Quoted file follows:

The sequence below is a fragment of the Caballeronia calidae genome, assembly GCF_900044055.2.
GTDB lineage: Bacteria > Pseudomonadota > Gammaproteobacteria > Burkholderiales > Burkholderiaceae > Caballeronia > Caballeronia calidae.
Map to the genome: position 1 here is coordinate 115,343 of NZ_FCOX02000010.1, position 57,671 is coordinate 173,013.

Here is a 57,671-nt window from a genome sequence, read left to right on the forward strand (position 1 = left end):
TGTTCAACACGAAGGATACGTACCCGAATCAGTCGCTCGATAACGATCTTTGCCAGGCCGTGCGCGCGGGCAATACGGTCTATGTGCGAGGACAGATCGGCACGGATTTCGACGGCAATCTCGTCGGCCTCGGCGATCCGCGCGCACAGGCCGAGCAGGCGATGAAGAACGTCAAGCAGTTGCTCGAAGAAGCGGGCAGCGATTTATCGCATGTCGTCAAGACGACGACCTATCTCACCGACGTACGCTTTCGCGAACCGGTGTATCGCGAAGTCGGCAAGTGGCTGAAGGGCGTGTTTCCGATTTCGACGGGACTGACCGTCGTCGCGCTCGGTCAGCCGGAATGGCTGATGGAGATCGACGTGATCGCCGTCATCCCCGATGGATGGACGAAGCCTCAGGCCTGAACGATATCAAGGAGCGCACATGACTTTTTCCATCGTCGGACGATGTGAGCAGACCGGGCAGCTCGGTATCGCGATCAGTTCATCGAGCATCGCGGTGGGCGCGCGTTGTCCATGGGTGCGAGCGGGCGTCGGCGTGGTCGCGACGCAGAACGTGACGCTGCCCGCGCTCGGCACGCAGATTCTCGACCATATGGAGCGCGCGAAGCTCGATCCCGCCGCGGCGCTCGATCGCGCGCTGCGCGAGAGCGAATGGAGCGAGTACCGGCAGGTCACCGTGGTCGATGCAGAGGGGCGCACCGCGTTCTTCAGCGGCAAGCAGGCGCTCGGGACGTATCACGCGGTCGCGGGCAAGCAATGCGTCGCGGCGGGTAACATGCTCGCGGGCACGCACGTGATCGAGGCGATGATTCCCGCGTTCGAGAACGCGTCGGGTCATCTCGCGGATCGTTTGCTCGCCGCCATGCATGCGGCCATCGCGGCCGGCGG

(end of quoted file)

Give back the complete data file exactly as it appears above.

The sequence below is a fragment of the Caballeronia calidae genome, assembly GCF_900044055.2.
GTDB lineage: Bacteria > Pseudomonadota > Gammaproteobacteria > Burkholderiales > Burkholderiaceae > Caballeronia > Caballeronia calidae.
Map to the genome: position 1 here is coordinate 115,343 of NZ_FCOX02000010.1, position 57,671 is coordinate 173,013.

Here is a 57,671-nt window from a genome sequence, read left to right on the forward strand (position 1 = left end):
TGTTCAACACGAAGGATACGTACCCGAATCAGTCGCTCGATAACGATCTTTGCCAGGCCGTGCGCGCGGGCAATACGGTCTATGTGCGAGGACAGATCGGCACGGATTTCGACGGCAATCTCGTCGGCCTCGGCGATCCGCGCGCACAGGCCGAGCAGGCGATGAAGAACGTCAAGCAGTTGCTCGAAGAAGCGGGCAGCGATTTATCGCATGTCGTCAAGACGACGACCTATCTCACCGACGTACGCTTTCGCGAACCGGTGTATCGCGAAGTCGGCAAGTGGCTGAAGGGCGTGTTTCCGATTTCGACGGGACTGACCGTCGTCGCGCTCGGTCAGCCGGAATGGCTGATGGAGATCGACGTGATCGCCGTCATCCCCGATGGATGGACGAAGCCTCAGGCCTGAACGATATCAAGGAGCGCACATGACTTTTTCCATCGTCGGACGATGTGAGCAGACCGGGCAGCTCGGTATCGCGATCAGTTCATCGAGCATCGCGGTGGGCGCGCGTTGTCCATGGGTGCGAGCGGGCGTCGGCGTGGTCGCGACGCAGAACGTGACGCTGCCCGCGCTCGGCACGCAGATTCTCGACCATATGGAGCGCGCGAAGCTCGATCCCGCCGCGGCGCTCGATCGCGCGCTGCGCGAGAGCGAATGGAGCGAGTACCGGCAGGTCACCGTGGTCGATGCAGAGGGGCGCACCGCGTTCTTCAGCGGCAAGCAGGCGCTCGGGACGTATCACGCGGTCGCGGGCAAGCAATGCGTCGCGGCGGGTAACATGCTCGCGGGCACGCACGTGATCGAGGCGATGATTCCCGCGTTCGAGAACGCGTCGGGTCATCTCGCGGATCGTTTGCTCGCCGCCATGCATGCGGCCATCGCGGCCGGCGG